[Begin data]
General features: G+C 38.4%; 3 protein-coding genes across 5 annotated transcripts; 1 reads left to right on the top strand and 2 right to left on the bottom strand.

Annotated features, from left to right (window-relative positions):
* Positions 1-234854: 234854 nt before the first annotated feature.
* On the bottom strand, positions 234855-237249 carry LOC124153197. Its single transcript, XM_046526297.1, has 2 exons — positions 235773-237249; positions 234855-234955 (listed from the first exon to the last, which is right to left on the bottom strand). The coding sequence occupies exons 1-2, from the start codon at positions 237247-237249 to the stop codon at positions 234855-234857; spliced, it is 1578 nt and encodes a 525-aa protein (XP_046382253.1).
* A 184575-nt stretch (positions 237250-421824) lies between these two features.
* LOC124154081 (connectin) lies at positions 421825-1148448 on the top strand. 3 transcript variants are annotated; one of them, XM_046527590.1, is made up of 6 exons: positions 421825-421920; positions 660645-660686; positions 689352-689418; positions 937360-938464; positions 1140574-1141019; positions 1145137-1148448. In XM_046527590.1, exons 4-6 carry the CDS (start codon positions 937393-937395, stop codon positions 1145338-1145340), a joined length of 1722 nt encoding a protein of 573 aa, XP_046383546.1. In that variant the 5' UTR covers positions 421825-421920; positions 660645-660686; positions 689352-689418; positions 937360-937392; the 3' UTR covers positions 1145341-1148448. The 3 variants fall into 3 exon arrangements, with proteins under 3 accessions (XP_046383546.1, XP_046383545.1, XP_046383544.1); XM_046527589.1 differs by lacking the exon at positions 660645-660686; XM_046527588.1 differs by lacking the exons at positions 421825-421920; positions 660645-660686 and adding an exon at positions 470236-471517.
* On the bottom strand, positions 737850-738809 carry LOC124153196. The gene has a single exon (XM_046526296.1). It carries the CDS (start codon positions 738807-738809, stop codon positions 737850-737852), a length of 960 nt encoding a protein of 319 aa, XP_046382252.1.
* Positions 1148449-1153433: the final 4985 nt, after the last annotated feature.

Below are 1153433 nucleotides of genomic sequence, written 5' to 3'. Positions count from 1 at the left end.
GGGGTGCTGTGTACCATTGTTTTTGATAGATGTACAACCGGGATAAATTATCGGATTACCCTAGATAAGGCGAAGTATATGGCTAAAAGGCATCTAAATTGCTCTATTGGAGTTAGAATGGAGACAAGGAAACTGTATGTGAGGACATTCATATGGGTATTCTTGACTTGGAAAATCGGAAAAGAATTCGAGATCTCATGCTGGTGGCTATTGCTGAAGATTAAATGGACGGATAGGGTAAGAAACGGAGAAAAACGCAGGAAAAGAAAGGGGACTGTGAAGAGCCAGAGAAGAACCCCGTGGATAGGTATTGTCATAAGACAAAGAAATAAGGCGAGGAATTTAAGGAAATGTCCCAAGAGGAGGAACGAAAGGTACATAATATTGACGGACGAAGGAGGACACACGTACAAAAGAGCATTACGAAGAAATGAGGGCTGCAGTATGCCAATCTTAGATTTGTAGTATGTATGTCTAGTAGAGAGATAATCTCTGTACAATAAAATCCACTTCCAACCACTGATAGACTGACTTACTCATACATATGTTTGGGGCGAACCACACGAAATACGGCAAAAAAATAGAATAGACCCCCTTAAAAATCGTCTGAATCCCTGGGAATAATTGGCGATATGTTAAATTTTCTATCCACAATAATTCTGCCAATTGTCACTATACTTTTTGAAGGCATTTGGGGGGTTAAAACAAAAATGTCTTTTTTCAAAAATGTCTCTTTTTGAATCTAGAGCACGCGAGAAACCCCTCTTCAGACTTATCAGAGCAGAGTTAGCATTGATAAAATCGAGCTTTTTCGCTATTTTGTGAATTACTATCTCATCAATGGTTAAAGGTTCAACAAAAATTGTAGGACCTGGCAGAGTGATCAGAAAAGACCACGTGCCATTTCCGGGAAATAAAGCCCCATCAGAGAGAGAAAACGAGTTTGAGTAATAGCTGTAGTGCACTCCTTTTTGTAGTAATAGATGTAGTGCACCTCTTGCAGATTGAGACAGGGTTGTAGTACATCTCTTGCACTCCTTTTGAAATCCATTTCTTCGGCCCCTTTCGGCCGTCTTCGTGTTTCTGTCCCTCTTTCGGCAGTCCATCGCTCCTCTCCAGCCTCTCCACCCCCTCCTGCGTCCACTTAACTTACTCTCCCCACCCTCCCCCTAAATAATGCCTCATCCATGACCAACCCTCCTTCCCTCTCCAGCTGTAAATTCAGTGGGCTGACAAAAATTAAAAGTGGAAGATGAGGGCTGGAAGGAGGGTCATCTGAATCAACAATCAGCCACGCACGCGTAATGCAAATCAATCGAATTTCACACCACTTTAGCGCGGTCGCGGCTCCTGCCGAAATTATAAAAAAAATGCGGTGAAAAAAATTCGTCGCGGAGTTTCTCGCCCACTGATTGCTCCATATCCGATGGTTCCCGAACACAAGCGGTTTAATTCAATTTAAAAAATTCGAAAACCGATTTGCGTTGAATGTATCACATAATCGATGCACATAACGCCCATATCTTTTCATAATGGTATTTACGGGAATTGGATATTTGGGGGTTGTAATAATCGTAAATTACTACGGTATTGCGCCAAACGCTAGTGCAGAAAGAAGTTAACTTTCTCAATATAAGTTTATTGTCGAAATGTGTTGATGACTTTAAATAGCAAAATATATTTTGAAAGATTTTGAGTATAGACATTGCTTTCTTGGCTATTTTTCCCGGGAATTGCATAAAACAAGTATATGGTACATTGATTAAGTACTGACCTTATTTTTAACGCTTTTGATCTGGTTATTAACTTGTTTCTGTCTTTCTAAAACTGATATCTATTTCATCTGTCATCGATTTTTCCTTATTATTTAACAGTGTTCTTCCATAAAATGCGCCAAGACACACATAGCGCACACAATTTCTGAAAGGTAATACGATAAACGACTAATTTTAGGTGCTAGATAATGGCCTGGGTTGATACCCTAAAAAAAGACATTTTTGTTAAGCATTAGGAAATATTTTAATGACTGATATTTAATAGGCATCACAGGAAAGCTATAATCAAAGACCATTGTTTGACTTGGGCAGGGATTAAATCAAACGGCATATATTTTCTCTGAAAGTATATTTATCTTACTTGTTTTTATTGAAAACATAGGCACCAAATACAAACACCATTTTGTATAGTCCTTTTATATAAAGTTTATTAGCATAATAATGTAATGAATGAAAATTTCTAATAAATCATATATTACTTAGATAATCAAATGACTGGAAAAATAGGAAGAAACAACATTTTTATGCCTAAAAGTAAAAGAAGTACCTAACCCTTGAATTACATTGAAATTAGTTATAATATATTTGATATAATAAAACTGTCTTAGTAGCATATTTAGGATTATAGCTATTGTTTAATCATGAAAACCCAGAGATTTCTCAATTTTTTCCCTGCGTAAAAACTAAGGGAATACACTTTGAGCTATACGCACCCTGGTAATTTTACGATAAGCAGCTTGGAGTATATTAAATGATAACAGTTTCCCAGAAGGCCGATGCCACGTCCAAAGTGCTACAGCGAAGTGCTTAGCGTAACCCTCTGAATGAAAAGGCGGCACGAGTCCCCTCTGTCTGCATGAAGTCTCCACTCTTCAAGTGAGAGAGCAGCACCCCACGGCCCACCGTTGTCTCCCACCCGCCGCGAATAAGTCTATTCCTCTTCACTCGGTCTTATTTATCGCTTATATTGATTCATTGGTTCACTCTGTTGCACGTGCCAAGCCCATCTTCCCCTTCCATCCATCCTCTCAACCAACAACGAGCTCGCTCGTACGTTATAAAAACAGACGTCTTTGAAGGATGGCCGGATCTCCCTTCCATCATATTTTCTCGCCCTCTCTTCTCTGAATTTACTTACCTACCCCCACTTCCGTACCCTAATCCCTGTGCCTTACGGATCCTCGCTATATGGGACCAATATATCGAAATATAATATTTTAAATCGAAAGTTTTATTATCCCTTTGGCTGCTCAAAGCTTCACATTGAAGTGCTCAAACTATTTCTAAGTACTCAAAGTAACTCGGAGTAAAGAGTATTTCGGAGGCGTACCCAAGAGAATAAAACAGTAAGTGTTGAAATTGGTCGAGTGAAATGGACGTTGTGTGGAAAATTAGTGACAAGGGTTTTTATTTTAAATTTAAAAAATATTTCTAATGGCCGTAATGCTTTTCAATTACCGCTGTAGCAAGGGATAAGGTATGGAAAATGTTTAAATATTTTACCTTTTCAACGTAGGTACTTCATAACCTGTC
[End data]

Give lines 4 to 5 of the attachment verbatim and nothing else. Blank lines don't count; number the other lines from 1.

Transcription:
* On the bottom strand, positions 234855-237249 carry LOC124153197. Its single transcript, XM_046526297.1, has 2 exons — positions 235773-237249; positions 234855-234955 (listed from the first exon to the last, which is right to left on the bottom strand). The coding sequence occupies exons 1-2, from the start codon at positions 237247-237249 to the stop codon at positions 234855-234857; spliced, it is 1578 nt and encodes a 525-aa protein (XP_046382253.1).
* A 184575-nt stretch (positions 237250-421824) lies between these two features.